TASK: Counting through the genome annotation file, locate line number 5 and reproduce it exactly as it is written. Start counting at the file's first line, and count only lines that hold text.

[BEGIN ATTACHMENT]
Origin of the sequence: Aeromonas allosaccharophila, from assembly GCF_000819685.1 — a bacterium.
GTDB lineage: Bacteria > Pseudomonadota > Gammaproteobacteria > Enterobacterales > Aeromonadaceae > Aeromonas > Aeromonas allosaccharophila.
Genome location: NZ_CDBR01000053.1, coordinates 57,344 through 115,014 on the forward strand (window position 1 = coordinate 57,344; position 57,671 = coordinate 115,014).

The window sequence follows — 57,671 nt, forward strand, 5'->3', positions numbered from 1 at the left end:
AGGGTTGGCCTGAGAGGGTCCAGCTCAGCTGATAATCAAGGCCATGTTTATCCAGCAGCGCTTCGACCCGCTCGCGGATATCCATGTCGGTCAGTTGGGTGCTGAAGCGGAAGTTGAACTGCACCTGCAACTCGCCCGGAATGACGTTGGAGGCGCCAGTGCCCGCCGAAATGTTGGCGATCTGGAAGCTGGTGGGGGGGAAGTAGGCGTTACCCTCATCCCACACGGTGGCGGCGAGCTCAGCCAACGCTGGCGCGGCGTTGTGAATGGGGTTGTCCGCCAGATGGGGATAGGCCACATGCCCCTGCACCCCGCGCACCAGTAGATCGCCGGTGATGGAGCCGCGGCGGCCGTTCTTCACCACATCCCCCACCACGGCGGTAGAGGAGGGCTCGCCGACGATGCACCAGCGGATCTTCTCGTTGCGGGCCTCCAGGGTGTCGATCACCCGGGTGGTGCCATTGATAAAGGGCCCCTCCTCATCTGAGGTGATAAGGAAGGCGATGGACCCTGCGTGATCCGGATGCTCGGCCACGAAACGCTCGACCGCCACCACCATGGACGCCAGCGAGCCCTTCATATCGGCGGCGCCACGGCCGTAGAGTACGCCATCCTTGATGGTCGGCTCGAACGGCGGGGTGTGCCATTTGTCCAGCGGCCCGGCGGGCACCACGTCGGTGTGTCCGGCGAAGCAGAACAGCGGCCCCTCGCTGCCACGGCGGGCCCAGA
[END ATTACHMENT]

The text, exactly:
AGGGTTGGCCTGAGAGGGTCCAGCTCAGCTGATAATCAAGGCCATGTTTATCCAGCAGCGCTTCGACCCGCTCGCGGATATCCATGTCGGTCAGTTGGGTGCTGAAGCGGAAGTTGAACTGCACCTGCAACTCGCCCGGAATGACGTTGGAGGCGCCAGTGCCCGCCGAAATGTTGGCGATCTGGAAGCTGGTGGGGGGGAAGTAGGCGTTACCCTCATCCCACACGGTGGCGGCGAGCTCAGCCAACGCTGGCGCGGCGTTGTGAATGGGGTTGTCCGCCAGATGGGGATAGGCCACATGCCCCTGCACCCCGCGCACCAGTAGATCGCCGGTGATGGAGCCGCGGCGGCCGTTCTTCACCACATCCCCCACCACGGCGGTAGAGGAGGGCTCGCCGACGATGCACCAGCGGATCTTCTCGTTGCGGGCCTCCAGGGTGTCGATCACCCGGGTGGTGCCATTGATAAAGGGCCCCTCCTCATCTGAGGTGATAAGGAAGGCGATGGACCCTGCGTGATCCGGATGCTCGGCCACGAAACGCTCGACCGCCACCACCATGGACGCCAGCGAGCCCTTCATATCGGCGGCGCCACGGCCGTAGAGTACGCCATCCTTGATGGTCGGCTCGAACGGCGGGGTGTGCCATTTGTCCAGCGGCCCGGCGGGCACCACGTCGGTGTGTCCGGCGAAGCAGAACAGCGGCCCCTCGCTGCCACGGCGGGCCCAGA